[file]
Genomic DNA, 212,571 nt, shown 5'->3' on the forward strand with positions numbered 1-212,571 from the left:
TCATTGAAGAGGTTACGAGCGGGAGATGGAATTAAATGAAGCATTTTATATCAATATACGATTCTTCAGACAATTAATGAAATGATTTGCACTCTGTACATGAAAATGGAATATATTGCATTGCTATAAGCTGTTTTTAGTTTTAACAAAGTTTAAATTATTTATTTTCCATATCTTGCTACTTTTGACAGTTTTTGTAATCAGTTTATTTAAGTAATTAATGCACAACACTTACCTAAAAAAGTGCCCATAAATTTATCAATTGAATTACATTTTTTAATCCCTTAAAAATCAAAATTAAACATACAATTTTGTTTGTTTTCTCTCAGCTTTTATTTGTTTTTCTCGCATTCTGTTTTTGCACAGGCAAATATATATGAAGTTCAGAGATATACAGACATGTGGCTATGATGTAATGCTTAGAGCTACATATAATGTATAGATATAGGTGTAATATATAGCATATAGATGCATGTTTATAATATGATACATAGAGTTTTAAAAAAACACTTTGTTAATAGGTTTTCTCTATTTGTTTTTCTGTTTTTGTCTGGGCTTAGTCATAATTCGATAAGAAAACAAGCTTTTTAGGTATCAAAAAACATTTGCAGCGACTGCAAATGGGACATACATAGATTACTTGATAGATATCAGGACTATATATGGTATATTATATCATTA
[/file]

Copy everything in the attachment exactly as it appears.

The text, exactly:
Genomic DNA, 212,571 nt, shown 5'->3' on the forward strand with positions numbered 1-212,571 from the left:
TCATTGAAGAGGTTACGAGCGGGAGATGGAATTAAATGAAGCATTTTATATCAATATACGATTCTTCAGACAATTAATGAAATGATTTGCACTCTGTACATGAAAATGGAATATATTGCATTGCTATAAGCTGTTTTTAGTTTTAACAAAGTTTAAATTATTTATTTTCCATATCTTGCTACTTTTGACAGTTTTTGTAATCAGTTTATTTAAGTAATTAATGCACAACACTTACCTAAAAAAGTGCCCATAAATTTATCAATTGAATTACATTTTTTAATCCCTTAAAAATCAAAATTAAACATACAATTTTGTTTGTTTTCTCTCAGCTTTTATTTGTTTTTCTCGCATTCTGTTTTTGCACAGGCAAATATATATGAAGTTCAGAGATATACAGACATGTGGCTATGATGTAATGCTTAGAGCTACATATAATGTATAGATATAGGTGTAATATATAGCATATAGATGCATGTTTATAATATGATACATAGAGTTTTAAAAAAACACTTTGTTAATAGGTTTTCTCTATTTGTTTTTCTGTTTTTGTCTGGGCTTAGTCATAATTCGATAAGAAAACAAGCTTTTTAGGTATCAAAAAACATTTGCAGCGACTGCAAATGGGACATACATAGATTACTTGATAGATATCAGGACTATATATGGTATATTATATCATTA